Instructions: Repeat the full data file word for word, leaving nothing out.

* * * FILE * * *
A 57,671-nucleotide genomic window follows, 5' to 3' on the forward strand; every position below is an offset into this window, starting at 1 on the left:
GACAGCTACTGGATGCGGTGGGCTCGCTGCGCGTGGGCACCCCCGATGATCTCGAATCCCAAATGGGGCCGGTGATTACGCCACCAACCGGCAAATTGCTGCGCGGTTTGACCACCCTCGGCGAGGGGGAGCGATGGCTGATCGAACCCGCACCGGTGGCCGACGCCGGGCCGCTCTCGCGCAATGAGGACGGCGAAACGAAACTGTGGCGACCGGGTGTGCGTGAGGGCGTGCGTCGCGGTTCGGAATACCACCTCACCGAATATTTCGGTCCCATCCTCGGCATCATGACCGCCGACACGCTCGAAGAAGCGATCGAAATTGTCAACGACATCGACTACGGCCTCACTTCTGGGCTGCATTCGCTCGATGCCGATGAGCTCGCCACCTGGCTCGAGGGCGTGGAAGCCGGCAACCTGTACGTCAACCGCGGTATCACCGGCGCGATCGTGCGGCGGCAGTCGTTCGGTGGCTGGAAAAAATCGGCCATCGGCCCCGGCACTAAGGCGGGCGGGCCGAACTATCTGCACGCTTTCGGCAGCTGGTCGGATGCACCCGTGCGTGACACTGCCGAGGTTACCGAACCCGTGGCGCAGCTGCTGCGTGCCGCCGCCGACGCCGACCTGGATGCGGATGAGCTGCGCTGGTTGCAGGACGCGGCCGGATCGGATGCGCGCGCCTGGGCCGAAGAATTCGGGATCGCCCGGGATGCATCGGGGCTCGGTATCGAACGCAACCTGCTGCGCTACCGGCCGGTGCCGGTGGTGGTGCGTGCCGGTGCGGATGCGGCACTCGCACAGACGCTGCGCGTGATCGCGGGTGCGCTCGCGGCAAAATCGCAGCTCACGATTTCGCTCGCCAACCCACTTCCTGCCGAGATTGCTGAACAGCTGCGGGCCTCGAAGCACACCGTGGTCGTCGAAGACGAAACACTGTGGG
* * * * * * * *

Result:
A 57,671-nucleotide genomic window follows, 5' to 3' on the forward strand; every position below is an offset into this window, starting at 1 on the left:
GACAGCTACTGGATGCGGTGGGCTCGCTGCGCGTGGGCACCCCCGATGATCTCGAATCCCAAATGGGGCCGGTGATTACGCCACCAACCGGCAAATTGCTGCGCGGTTTGACCACCCTCGGCGAGGGGGAGCGATGGCTGATCGAACCCGCACCGGTGGCCGACGCCGGGCCGCTCTCGCGCAATGAGGACGGCGAAACGAAACTGTGGCGACCGGGTGTGCGTGAGGGCGTGCGTCGCGGTTCGGAATACCACCTCACCGAATATTTCGGTCCCATCCTCGGCATCATGACCGCCGACACGCTCGAAGAAGCGATCGAAATTGTCAACGACATCGACTACGGCCTCACTTCTGGGCTGCATTCGCTCGATGCCGATGAGCTCGCCACCTGGCTCGAGGGCGTGGAAGCCGGCAACCTGTACGTCAACCGCGGTATCACCGGCGCGATCGTGCGGCGGCAGTCGTTCGGTGGCTGGAAAAAATCGGCCATCGGCCCCGGCACTAAGGCGGGCGGGCCGAACTATCTGCACGCTTTCGGCAGCTGGTCGGATGCACCCGTGCGTGACACTGCCGAGGTTACCGAACCCGTGGCGCAGCTGCTGCGTGCCGCCGCCGACGCCGACCTGGATGCGGATGAGCTGCGCTGGTTGCAGGACGCGGCCGGATCGGATGCGCGCGCCTGGGCCGAAGAATTCGGGATCGCCCGGGATGCATCGGGGCTCGGTATCGAACGCAACCTGCTGCGCTACCGGCCGGTGCCGGTGGTGGTGCGTGCCGGTGCGGATGCGGCACTCGCACAGACGCTGCGCGTGATCGCGGGTGCGCTCGCGGCAAAATCGCAGCTCACGATTTCGCTCGCCAACCCACTTCCTGCCGAGATTGCTGAACAGCTGCGGGCCTCGAAGCACACCGTGGTCGTCGAAGACGAAACACTGTGGG